The only features they happened to share in common were the oval-shaped face and the milkiness of their skin. Just then, his lips curved, and she realized one more thing they both had: that smile. Like her hair, it had been passed down by their mother. “How do you feel?” he asked. Imogen knew exactly what he was talking about. In another hour, they would be arriving at her first ball. She would formally enter society. For years, she had been trained for this moment. She had learned how to walk gracefully, curtsy flawlessly, speak properly . every manner in the book of propriety had been taught to her.

Her governess had never failed to drum into Imogen’s ears, that her first season would go a long way in determining the rest of her life. Of course, Imogen was never comforted by the thought that her future depended on a succession of balls and soirees. To her, it was utterly ridiculous. Nevertheless, she had listened and learned, wanting to make her father and brother happy and proud. The time had finally come to put all that she had mastered into use. “A little anxious,” she finally answered. It was nothing but the truth. She was worried she would make a mistake, that she would not be good enough, and would only end up disappointing the family she loved with all her heart. Lewis nodded. She could see in his eyes that he understood, she did not even have to say much.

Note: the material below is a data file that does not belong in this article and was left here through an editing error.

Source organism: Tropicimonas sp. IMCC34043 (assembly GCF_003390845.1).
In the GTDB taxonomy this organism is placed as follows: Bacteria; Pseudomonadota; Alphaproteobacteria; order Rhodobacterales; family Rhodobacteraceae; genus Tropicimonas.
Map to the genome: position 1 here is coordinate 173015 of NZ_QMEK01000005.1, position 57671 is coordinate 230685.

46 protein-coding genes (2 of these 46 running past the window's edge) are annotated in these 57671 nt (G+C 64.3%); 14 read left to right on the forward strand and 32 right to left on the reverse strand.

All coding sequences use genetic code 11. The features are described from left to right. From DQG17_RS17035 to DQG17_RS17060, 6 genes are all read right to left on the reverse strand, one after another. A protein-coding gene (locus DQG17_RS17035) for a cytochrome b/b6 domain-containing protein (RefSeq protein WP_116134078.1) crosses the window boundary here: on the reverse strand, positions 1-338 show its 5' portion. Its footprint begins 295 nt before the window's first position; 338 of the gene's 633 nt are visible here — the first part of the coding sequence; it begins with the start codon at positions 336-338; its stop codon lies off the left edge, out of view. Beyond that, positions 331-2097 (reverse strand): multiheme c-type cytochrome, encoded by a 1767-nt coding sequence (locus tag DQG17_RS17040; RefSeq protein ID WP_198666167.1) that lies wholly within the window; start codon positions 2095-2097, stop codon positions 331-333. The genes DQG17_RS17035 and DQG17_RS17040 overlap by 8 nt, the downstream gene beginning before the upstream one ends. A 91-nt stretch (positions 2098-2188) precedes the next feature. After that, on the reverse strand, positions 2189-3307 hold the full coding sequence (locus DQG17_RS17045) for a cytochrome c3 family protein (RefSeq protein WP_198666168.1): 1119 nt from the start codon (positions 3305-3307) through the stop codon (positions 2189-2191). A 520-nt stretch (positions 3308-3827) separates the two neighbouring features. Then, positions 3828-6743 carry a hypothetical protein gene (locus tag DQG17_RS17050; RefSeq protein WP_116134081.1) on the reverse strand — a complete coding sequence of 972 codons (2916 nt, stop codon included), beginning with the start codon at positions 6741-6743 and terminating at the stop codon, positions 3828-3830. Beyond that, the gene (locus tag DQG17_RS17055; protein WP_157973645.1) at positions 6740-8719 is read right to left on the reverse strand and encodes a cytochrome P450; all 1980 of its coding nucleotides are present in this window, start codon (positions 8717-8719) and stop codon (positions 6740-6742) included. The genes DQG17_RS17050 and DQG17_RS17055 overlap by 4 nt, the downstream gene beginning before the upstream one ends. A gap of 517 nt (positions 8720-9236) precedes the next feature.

She often never did. “Anyone would be, in your shoes. However, you must know that there is nothing to worry about, my dear. You are going to be wonderful, I can tell.” She smiled. She could tell that he meant every word, believed it even. “Thank you, Lewis.” He shook his head. “I am only stating a fact.” There was a moment’s silence as he paused.

When he spoke again, his voice was filled with emotion. “You indeed look especially lovely tonight, Imogen. Utterly gorgeous. Sometimes, I still cannot believe that you have grown into such a beautiful young woman before my very eyes. If mother were here with us, I am certain that she would be so proud.” The mention of their mother brought tears to Imogen’s eyes and she blinked rapidly, sending them back. It would not do to shed sad tears in such a beautiful moment. “She is here with us,” she whispered as she found her voice. She lifted a palm to her heart and tapped. “Right here.